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Featured on Dec 09, 2010

Amy Cao

"There's always room for improvement. But all things considered, life is good."


Writer, food blogger, native New Yorker, Head of Social Media at Producer-Host of Stupidly Simple Snack videos.

  • Title: Head of Social Media at, Founder of
  • Age: 26
  • Location: Midtown
  • Contact:

As the Head of Social Media for Foodspotting, you have a lot of possible tools at your disposal (Twitter, Facebook, Tumblr, etc.). Which one is your favorite for communicating with the Foodspotting crowd and why? And which do you think is the most effective?

I love Twitter because I think it's incredibly easy to share news on it. Facebook and Tumblr are good for those who have found you by other means, like our website, Sure, you can find our Twitter there too, but I think we've converted quite a few people from Twitter. It's not as often that you see someone's Facebook update saying: Hey, check out! Also, the conversation goes both ways on Twitter, whereas on Facebook, you are the host and your "likers" are your guests. I also find it's a breeze to start a dialogue with just about anyone who uses Twitter.

You produce a web video series called Stupidly Simple Snacks, which teaches viewers how to make the most of basic ingredients, techniques, and equipment in a lighthearted way. Your very first video was on banana shakes and the most current one is on peanut butter and banana sandwiches. How do you end up deciding what to make/do in your videos?

My most current one is actually Holiday Reverse S'mores, which I'm posting on my blog this week for those Christmas party planners who are looking for easy-to-make treats. The inspiration for my videos come from a variety of sources - sometimes my friends or viewers will suggest something that they enjoyed eating growing up or one of my guests will bring their snack recipes to the table. Other times, my recipes are the product of pure guesswork. In that instance, I'm lucky if it's edible because when I screw up (as I sometimes do, with cinnamon toast, for example), it's not fun to clean up.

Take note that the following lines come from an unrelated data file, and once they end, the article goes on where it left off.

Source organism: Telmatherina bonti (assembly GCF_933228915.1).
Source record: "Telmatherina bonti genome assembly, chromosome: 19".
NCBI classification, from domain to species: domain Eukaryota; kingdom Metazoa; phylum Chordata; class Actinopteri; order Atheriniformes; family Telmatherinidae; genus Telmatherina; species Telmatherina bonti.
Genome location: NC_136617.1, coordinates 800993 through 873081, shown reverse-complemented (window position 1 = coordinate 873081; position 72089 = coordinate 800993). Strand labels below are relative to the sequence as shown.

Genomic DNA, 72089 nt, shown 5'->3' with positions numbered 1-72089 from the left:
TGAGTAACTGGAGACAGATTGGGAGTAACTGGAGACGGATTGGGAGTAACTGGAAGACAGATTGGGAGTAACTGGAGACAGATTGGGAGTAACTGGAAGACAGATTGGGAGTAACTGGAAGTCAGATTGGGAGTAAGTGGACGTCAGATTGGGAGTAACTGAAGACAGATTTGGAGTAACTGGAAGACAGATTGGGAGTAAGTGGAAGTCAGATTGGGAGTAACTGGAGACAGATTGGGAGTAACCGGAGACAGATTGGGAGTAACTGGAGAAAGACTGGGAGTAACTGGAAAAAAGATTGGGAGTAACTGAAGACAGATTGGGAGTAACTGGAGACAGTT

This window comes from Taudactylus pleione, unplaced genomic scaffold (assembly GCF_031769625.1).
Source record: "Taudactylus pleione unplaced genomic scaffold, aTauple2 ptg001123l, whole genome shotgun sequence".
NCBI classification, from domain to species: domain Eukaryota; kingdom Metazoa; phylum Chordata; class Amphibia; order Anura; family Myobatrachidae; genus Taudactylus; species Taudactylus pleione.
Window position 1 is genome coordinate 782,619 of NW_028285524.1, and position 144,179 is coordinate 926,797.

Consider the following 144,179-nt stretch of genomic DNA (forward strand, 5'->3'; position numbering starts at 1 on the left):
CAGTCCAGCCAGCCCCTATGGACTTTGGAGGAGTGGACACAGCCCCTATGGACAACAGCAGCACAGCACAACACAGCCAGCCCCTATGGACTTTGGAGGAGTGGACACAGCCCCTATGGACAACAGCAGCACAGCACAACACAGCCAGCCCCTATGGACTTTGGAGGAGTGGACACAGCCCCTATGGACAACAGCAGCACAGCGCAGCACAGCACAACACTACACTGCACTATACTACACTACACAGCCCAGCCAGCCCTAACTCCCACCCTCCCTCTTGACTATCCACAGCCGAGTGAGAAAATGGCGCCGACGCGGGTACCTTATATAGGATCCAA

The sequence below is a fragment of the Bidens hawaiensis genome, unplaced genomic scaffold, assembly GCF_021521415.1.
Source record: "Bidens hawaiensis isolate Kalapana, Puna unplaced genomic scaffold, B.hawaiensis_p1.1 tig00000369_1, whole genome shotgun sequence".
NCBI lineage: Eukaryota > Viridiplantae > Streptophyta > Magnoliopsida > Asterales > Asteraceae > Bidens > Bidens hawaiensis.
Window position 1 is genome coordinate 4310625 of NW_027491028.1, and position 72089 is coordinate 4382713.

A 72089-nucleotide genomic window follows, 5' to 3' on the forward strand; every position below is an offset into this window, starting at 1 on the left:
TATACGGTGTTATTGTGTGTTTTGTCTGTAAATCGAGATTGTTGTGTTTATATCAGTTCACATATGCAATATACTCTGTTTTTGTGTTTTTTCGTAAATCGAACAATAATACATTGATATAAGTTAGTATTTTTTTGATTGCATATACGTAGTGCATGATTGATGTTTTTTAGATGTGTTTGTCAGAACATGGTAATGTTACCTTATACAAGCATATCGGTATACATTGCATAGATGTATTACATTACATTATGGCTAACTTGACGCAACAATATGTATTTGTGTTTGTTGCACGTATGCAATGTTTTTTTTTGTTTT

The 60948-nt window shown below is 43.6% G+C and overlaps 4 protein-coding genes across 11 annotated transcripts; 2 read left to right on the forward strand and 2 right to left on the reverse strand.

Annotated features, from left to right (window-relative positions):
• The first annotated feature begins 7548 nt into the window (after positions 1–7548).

"Head of Social Media" is a relatively new title. Can you explain to us a couple things… First, how did you end up working with Foodspotting? And second, how were your job responsibilities explained to you and are there any metrics that your team uses to gauge levels of success?

I ended up working for Foodspotting because they were hiring for a marketing/community building position out in San Francisco for which I applied. The SF job kind of became TWO roles, so I ended up assuming one of those in New York. My job responsibilities range from social media engagement to event organizing to being on camera for Foodspotting, so my obligations are varied. We're still a small company (only 8 of us in total) so we all do a bit of everything. Because we're in our first year, we don't have previous years to measure ourselves against, but if new users continue to download our app and existing users use Foodspotting with enthusiasm, then I think that we're on the road to longterm success. After all, if they like us now, then hopefully they'll like us more as we become smarter, make improvements, and grow our services and capabilities.

Bobby Flay versus Mario Batali. Who would win in Kitchen Stadium Amy?

I am a bigger fan of Batali's restaurants than Bobby Flay's, but I like Bobby Flay the person. I just spotted him out with his wife at the new Lotus of Siam last week, so I like to think he's a nice, normal guy who's been on TV for a while.

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